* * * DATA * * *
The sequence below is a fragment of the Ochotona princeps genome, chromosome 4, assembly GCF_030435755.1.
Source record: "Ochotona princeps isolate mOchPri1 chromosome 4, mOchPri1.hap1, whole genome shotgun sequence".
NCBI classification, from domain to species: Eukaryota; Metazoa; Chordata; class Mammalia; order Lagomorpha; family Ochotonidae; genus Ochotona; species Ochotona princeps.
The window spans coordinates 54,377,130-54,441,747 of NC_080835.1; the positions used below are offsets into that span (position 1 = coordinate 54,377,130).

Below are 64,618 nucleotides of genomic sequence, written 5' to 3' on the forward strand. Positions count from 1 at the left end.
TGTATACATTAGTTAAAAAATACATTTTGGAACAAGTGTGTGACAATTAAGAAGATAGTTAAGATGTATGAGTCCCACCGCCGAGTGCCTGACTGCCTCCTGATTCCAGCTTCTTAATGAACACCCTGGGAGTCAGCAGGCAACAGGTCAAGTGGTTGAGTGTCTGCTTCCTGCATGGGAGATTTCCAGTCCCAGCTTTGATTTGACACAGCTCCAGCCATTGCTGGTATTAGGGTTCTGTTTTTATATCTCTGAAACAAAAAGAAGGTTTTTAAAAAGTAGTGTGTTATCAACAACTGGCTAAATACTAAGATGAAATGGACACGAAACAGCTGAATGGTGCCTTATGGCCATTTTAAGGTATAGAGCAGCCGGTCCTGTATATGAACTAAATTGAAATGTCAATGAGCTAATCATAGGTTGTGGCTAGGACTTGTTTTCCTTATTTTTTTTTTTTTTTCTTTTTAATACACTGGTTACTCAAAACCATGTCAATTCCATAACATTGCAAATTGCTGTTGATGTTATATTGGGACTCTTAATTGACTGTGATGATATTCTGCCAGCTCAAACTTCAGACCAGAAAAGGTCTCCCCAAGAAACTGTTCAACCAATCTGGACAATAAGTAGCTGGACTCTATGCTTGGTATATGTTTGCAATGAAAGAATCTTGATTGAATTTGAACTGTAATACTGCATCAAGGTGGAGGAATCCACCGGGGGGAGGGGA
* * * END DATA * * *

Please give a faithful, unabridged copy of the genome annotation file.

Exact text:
The sequence below is a fragment of the Ochotona princeps genome, chromosome 4, assembly GCF_030435755.1.
Source record: "Ochotona princeps isolate mOchPri1 chromosome 4, mOchPri1.hap1, whole genome shotgun sequence".
NCBI classification, from domain to species: Eukaryota; Metazoa; Chordata; class Mammalia; order Lagomorpha; family Ochotonidae; genus Ochotona; species Ochotona princeps.
The window spans coordinates 54,377,130-54,441,747 of NC_080835.1; the positions used below are offsets into that span (position 1 = coordinate 54,377,130).

Below are 64,618 nucleotides of genomic sequence, written 5' to 3' on the forward strand. Positions count from 1 at the left end.
TGTATACATTAGTTAAAAAATACATTTTGGAACAAGTGTGTGACAATTAAGAAGATAGTTAAGATGTATGAGTCCCACCGCCGAGTGCCTGACTGCCTCCTGATTCCAGCTTCTTAATGAACACCCTGGGAGTCAGCAGGCAACAGGTCAAGTGGTTGAGTGTCTGCTTCCTGCATGGGAGATTTCCAGTCCCAGCTTTGATTTGACACAGCTCCAGCCATTGCTGGTATTAGGGTTCTGTTTTTATATCTCTGAAACAAAAAGAAGGTTTTTAAAAAGTAGTGTGTTATCAACAACTGGCTAAATACTAAGATGAAATGGACACGAAACAGCTGAATGGTGCCTTATGGCCATTTTAAGGTATAGAGCAGCCGGTCCTGTATATGAACTAAATTGAAATGTCAATGAGCTAATCATAGGTTGTGGCTAGGACTTGTTTTCCTTATTTTTTTTTTTTTTTCTTTTTAATACACTGGTTACTCAAAACCATGTCAATTCCATAACATTGCAAATTGCTGTTGATGTTATATTGGGACTCTTAATTGACTGTGATGATATTCTGCCAGCTCAAACTTCAGACCAGAAAAGGTCTCCCCAAGAAACTGTTCAACCAATCTGGACAATAAGTAGCTGGACTCTATGCTTGGTATATGTTTGCAATGAAAGAATCTTGATTGAATTTGAACTGTAATACTGCATCAAGGTGGAGGAATCCACCGGGGGGAGGGGA